Alex Preston was born in 1979. He lives in London with his wife and two children. He used to work as a trader in the City and is now studying at UCL for his PhD on Violence in the Novel. This Bleeding City is his first book, and is published by Faber and Faber in the UK, and across twelve further territories. It won the Spear’s and Edinburgh Festival first book prizes. Alex also writes a fortnightly column in the New Statesman and the lyrics of some of his brother’s songs. He studied English under Tom Paulin at Hertford College, Oxford.
What was the last book you read?
It was War and Peace. I went away for six weeks and took with me two books I’d put off reading because they were both physically too big and psychologically to daunting to approach. The first, Infinite Jest by David Foster Wallace, comes in at 1200 pages (of
which two hundred are footnotes) and is vast, sprawling and quite brilliantly bonkers. As near to the Great American Novel as we’re likely to get.
War and Peace was actually a much easier read. I think many are put off by the size and this myth that there are too many characters to keep track of. In fact there are only a handful: Prince Andrei, Pierre, Natasha and Nikolai Rostov. It’s a smashing read, delightfully trashy, and the new translation by Richard Pevear and Larissa Volokhonsky is near-perfect.
Which book would you recommend to a younger version of you that hadn’t yet read it?
Age 7: The Phantom Tollbooth by Norton Juster
Age 10: The Weirdstone of Brisingamon by Alan Garner
Age 13: The Secret History by Donna Tartt and Franny and Zooey by JD Salinger
Age 15: What a Carve Up! By Jonathan Coe and Prep by Curtis Sittenfeld
Age 18: Nightwood by Djuna Barnes and A Confederacy of Dunces by John Kennedy Toole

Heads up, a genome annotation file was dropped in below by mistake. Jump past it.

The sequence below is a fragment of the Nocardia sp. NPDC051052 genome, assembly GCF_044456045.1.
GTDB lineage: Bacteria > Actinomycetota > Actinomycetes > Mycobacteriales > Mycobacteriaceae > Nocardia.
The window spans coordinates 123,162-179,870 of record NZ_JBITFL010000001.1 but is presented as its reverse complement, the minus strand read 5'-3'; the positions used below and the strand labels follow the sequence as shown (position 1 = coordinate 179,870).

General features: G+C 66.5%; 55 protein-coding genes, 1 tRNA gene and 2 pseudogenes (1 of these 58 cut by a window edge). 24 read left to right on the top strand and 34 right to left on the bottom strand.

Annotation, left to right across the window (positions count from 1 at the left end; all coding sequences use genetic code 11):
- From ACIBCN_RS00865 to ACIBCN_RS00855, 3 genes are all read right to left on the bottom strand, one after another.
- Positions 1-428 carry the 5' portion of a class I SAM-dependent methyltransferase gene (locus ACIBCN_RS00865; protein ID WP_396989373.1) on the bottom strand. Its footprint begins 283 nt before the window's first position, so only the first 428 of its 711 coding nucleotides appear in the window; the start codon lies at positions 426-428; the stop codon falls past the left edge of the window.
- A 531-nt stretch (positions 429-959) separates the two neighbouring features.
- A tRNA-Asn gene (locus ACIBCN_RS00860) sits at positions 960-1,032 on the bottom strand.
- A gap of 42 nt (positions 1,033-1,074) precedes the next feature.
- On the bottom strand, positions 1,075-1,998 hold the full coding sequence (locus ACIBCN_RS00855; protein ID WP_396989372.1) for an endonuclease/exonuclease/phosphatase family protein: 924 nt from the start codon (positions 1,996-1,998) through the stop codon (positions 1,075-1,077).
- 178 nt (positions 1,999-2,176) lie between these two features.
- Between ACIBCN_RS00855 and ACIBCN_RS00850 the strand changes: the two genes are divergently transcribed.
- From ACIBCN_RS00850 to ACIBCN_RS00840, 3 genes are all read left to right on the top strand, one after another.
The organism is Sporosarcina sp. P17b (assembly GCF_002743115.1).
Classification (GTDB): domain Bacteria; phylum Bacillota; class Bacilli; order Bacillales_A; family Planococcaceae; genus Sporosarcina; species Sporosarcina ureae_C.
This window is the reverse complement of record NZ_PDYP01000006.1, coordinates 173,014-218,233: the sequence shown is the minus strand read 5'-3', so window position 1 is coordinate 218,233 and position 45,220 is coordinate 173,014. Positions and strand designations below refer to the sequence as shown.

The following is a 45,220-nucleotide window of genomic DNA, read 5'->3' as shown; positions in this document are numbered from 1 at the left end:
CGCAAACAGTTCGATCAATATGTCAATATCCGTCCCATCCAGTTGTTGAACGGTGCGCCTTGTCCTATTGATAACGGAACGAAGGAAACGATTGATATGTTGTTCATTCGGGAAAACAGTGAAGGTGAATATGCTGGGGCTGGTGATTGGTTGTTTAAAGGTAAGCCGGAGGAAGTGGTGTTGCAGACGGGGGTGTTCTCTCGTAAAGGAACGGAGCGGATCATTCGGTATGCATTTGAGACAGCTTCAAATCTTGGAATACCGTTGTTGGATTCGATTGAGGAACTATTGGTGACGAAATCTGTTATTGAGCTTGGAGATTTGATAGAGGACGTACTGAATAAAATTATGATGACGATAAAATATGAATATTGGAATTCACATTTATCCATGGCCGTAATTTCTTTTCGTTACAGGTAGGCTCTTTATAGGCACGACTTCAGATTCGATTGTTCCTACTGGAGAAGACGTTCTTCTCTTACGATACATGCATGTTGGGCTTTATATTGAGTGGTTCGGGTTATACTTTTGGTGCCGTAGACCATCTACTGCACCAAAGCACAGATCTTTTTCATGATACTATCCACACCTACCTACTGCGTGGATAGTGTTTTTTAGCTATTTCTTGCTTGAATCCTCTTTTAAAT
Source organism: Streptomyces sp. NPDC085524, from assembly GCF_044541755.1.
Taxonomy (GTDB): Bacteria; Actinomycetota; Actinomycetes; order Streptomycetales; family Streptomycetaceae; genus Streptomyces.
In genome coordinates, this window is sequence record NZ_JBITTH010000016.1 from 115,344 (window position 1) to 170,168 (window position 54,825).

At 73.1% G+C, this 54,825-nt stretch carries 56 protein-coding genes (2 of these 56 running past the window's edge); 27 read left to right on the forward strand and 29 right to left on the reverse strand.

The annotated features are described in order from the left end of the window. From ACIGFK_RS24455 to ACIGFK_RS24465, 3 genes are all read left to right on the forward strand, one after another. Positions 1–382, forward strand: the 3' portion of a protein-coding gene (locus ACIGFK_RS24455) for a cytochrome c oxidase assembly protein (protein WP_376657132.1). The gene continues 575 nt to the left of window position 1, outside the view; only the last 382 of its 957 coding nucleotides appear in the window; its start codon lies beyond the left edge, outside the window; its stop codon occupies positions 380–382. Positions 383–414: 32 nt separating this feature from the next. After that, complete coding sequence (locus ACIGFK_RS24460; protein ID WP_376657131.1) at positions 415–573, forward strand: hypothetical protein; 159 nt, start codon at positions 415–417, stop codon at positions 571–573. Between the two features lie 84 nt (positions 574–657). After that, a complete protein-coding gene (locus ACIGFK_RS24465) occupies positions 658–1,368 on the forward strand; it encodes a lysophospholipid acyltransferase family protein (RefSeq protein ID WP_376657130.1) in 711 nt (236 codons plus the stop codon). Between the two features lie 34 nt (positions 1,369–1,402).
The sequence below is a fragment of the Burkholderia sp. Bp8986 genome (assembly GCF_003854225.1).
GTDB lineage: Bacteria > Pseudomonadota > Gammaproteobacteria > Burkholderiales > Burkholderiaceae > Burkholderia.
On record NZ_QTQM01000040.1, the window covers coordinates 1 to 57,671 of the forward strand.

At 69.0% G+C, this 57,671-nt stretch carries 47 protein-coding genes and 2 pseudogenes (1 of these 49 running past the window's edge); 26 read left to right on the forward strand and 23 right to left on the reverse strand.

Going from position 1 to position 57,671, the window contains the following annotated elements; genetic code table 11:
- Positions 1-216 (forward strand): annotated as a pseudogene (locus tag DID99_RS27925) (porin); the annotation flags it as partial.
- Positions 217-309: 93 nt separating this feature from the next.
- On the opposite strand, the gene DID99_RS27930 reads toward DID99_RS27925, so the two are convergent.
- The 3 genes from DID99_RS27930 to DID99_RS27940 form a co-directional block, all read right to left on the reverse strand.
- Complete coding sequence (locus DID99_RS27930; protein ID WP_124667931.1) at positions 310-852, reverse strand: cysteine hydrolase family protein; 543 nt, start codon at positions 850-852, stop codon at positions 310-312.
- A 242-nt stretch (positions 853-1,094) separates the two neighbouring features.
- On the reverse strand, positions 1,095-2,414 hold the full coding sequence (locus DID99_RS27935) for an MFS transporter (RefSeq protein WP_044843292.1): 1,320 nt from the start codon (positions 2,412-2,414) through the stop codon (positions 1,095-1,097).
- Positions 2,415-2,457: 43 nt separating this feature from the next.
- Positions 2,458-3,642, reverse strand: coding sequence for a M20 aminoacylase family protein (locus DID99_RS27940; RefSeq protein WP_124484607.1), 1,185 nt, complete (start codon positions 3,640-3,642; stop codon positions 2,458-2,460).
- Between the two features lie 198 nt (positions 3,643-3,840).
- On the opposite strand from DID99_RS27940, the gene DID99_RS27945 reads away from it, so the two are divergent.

What was the first book you remember having a big impact on you as a child?
I remember being much taken by the sporty coupés in the work of Richard Scarry. Madeleine L’Engle and Enid Blyton were my under- duvet reading of choice.
Can you tell us briefly about the Faber Academy and the work they are doing for aspiring writers?
It’s a wonderful creative writing programme that is put together by Faber authors and publishers. I speak to authors about the road to publication, how to balance work life and writing life, how to work with an editor. The academy runs anything from one day masterclasses with the likes of Andrew Motion and Tim Lott to six-month courses that help writers shape their novels into publishable form. It’s a really marvelous institution and already a number of its graduates have been published.
After reading your article Making The Leap for Writer’s Hub I’m intrigued as to what your next book is about?
It’s the story of a group of young people who get drawn into a religious movement in south-west London headed by a charismatic priest. It’s about faith and friendship, love and betrayal, and draws on many of the themes from This Bleeding City: greed, money
and redemption. I’m hugely proud of it. It will be published by Faber & Faber in January next year.
Alex will be at WORDfest for the One Town, One Book panel on Saturday 9th April at